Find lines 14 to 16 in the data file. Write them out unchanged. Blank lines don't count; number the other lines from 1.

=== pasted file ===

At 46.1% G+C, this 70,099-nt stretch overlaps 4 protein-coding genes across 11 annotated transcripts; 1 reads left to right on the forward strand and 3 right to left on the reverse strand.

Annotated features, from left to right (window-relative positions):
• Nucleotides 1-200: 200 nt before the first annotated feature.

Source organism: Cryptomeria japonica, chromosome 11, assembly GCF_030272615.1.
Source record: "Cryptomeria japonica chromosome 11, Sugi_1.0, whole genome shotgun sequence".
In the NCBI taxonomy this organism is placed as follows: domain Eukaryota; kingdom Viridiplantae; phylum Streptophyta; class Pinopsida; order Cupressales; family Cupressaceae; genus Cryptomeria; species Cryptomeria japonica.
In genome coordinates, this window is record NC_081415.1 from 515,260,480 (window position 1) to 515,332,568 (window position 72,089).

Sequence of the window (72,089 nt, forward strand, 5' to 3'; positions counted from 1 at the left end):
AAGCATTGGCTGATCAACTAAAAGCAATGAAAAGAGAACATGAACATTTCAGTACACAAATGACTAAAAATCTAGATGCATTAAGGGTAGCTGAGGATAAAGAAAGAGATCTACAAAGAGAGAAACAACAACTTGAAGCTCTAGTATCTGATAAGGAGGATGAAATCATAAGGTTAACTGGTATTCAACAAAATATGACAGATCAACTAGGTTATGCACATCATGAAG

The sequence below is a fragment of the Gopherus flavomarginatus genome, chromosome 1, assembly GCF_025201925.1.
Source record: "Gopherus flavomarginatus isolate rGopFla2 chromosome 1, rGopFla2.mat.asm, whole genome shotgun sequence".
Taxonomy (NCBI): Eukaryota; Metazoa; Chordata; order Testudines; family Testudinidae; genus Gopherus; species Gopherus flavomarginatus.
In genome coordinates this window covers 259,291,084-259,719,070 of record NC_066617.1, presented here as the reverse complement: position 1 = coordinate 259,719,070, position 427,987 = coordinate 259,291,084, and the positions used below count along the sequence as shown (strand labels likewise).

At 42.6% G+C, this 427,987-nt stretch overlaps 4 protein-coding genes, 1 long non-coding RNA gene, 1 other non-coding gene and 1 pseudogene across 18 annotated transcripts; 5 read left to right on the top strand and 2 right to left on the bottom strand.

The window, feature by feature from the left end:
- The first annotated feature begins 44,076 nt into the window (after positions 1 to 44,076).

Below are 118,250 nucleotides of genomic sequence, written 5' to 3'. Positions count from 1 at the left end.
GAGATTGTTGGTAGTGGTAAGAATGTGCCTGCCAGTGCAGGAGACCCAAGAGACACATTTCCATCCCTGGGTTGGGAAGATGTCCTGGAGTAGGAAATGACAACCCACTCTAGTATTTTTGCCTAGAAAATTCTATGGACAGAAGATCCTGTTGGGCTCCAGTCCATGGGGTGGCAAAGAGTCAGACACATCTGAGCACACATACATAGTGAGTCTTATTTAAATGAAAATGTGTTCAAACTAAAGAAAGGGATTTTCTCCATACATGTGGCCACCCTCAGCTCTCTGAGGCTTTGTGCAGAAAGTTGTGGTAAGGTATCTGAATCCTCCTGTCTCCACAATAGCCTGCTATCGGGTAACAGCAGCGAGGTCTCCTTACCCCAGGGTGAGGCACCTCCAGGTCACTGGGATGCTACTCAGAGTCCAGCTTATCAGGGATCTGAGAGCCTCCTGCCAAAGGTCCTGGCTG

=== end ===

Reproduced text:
At 42.6% G+C, this 427,987-nt stretch overlaps 4 protein-coding genes, 1 long non-coding RNA gene, 1 other non-coding gene and 1 pseudogene across 18 annotated transcripts; 5 read left to right on the top strand and 2 right to left on the bottom strand.

The window, feature by feature from the left end:
- The first annotated feature begins 44,076 nt into the window (after positions 1 to 44,076).